Last Wednesday, after they stood in her West Roxbury living room and told Kristen Walsh that her husband, Boston Fire Lieutenant Edward Walsh, had just been killed in the Back Bay, Richie Paris and Ed Kelly wanted to ease her pain.
“What can we do for you, Kristen?” asked Kelly, a Boston firefighter and president of the Professional Fire Fighters of Massachusetts.
“Anything,” Richie Paris, head of Local 718 of the Boston firefighters, added. “You name it. Anything.”
Kristen Walsh, having just lost the love of her life, her best friend, the father of their three children, had to think about it. Later, she had an idea. She called the Boylston Street firehouse where her husband and Mike Kennedy, who died with him, worked. She told the firefighters from Engine 33 and Ladder 15 that she wanted only one thing: She wanted his wedding band back.
The firefighters in the Boylston Street firehouse vowed to find it.
A check of Ed Walsh’s left hand found it wasn’t there.
Kelly and Paris suggested a top-to-bottom search of the firehouse, but they found nothing.
“All the guys on 33 and 15 said they were sure Eddie had the ring on his finger when he went into that burning building with Mike Kennedy,” Paris said. “Eddie never took his wedding ring off.”
There was only one explanation: The ring had somehow come off Walsh’s finger in the inferno.
As the days passed, Kelly and Paris helped comfort their friends and colleagues, planned funerals, and counted the days until the Fire Investigation Unit took control of the shell of the building where Walsh and Kennedy died. In District Chief Richard Magee Jr., the firefighters from Engine 33 and Ladder 15 had a special ally in hunting down that ring.
Magee was a teenager 42 years ago when his father, Richard Magee Sr., working out of that same Boylston Street firehouse, on the same Engine 33 that Eddie Walsh and Mike Kennedy were working on, died with eight other firefighters at the Hotel Vendome fire, just a few blocks from last Wednesday’s fatal fire.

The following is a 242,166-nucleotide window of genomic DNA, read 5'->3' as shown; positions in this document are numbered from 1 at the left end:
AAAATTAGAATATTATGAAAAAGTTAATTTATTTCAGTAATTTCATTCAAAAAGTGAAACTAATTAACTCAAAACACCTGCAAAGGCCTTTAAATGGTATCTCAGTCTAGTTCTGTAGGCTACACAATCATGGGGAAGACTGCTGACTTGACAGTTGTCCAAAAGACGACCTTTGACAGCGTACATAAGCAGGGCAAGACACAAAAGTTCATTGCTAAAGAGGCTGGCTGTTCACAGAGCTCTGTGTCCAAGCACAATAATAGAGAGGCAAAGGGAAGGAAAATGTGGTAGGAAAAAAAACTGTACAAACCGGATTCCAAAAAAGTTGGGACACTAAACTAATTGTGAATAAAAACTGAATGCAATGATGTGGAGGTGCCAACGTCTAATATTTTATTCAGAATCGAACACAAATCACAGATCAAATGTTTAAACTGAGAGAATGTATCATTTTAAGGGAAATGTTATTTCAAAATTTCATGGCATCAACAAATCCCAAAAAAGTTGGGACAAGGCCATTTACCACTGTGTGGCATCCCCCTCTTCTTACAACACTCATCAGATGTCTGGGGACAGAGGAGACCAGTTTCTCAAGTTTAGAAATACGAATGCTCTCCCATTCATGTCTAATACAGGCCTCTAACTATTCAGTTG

Chief Magee vowed they would find that ring.
Magee’s charges from the investigation unit, Lieutenant Kevin McCarthy and Firefighters Richard Taylor and Patricia Kenneally Donovan, took charge of the Beacon Street fire scene Tuesday afternoon. They went right for the spot where Walsh’s brother firefighters had pulled out his body.
It was dirty work, sifting through the charred debris and soot. They searched for hours, and at one point Kevin McCarthy worried they would never find it. He and the others were on their hands and knees, like prospectors, just hoping to get lucky.
And just before 6 p.m., Patty Kenneally Donovan, the first woman appointed to the Boston Fire Department and a veteran firefighter whose father, husband, and two brothers were on the job, found the ring.
“I’ve got it!” she yelled, and it was the first joyous moment for an entire department, an entire extended family, indeed a whole city, in a week.
In no time, there was a convoy of fire vehicles heading toward Watertown, where Eddie Walsh’s wake was taking place at St. Patrick’s Church. Kelly and Paris went to the lower church and told Walsh’s and Kennedy’s grieving brother firefighters what had just happened. The firefighters from Engine 33 and Ladder 15 streamed upstairs and approached Kristen Walsh, who was in the front pew of the upper church, a few feet from the casket that held her husband.
Bob Malone, Eddie Walsh’s brother-in-law and a Watertown firefighter, closed in tight, too.
Kristen Walsh was now surrounded by everybody she and her husband cared about.
A week after they broke the worst possible news to Kristen Walsh, Ed Kelly and Richie Paris told her they had some good news. They stepped aside and introduced Chief Magee.
Chief Magee, who knows what it’s like to lose someone you love to duty, just as he knows what the comforting embrace of his brothers and sisters on the job feels like, stepped forward and handed the ring to Eddie Walsh’s widow.
Kristen Walsh took the ring and slid it on her finger. It was big, real big, but it fit in all the ways that matter.